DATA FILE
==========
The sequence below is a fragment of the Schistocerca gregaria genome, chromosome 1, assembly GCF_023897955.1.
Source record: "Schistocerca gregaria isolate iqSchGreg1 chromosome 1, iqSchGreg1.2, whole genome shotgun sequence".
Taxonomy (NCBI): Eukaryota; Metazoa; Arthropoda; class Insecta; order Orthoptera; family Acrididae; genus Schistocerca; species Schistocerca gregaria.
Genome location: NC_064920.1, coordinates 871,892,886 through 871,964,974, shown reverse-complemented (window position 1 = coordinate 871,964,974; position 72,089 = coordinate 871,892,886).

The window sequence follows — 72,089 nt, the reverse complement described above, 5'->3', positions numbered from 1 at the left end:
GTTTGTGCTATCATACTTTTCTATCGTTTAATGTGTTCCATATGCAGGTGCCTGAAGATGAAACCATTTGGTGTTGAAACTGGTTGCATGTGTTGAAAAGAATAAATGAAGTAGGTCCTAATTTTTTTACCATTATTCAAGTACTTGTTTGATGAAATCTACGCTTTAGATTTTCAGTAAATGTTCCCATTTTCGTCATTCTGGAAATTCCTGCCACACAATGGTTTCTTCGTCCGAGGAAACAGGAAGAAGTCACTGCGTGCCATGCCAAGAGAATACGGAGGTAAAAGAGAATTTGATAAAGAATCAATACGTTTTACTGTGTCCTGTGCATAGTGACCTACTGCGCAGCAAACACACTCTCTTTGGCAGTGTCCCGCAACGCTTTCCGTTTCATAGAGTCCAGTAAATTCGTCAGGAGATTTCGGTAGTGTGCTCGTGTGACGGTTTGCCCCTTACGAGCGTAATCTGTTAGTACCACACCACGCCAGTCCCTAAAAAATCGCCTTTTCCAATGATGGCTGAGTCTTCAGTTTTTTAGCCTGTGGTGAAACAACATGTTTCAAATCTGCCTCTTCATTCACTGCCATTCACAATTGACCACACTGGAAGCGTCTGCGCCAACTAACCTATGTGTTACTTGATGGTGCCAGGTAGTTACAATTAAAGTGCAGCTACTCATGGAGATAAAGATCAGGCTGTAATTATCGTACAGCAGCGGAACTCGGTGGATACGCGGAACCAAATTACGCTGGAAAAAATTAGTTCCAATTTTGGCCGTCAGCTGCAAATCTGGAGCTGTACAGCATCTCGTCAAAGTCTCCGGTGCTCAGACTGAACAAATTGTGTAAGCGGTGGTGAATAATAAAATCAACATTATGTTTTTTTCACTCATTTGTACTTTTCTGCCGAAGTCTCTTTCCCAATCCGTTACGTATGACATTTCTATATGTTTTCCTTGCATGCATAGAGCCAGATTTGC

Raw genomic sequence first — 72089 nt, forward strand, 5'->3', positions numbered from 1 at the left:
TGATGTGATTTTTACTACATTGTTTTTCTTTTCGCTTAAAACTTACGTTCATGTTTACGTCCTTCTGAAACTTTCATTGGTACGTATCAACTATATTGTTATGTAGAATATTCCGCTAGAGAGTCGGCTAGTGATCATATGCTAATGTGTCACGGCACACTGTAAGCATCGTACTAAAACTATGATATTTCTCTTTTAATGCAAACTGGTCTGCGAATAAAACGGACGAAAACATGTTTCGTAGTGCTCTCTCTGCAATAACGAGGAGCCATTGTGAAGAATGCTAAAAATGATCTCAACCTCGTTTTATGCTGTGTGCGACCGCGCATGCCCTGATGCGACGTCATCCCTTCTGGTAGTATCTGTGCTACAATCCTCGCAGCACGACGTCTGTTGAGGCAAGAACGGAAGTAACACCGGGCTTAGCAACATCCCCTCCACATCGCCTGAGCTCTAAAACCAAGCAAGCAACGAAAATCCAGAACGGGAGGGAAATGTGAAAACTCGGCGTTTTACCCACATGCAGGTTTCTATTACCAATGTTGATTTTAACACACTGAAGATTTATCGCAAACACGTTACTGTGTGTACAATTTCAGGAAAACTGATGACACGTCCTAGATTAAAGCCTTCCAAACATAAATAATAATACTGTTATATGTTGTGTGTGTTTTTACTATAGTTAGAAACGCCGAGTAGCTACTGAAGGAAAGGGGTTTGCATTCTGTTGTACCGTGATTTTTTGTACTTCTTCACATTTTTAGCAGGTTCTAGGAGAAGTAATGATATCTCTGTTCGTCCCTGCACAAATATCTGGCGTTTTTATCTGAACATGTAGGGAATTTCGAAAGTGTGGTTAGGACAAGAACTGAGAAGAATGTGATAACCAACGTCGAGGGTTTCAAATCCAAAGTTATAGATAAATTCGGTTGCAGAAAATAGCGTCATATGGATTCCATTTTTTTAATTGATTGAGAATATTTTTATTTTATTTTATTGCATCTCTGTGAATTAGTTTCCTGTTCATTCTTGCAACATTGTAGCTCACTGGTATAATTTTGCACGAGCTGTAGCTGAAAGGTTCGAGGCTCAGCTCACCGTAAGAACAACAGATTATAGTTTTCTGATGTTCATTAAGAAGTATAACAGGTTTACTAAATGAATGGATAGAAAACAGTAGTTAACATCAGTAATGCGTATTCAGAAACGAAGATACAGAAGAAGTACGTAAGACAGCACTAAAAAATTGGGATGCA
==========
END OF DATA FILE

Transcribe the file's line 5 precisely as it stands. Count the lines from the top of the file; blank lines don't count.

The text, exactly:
The window sequence follows — 72,089 nt, the reverse complement described above, 5'->3', positions numbered from 1 at the left end: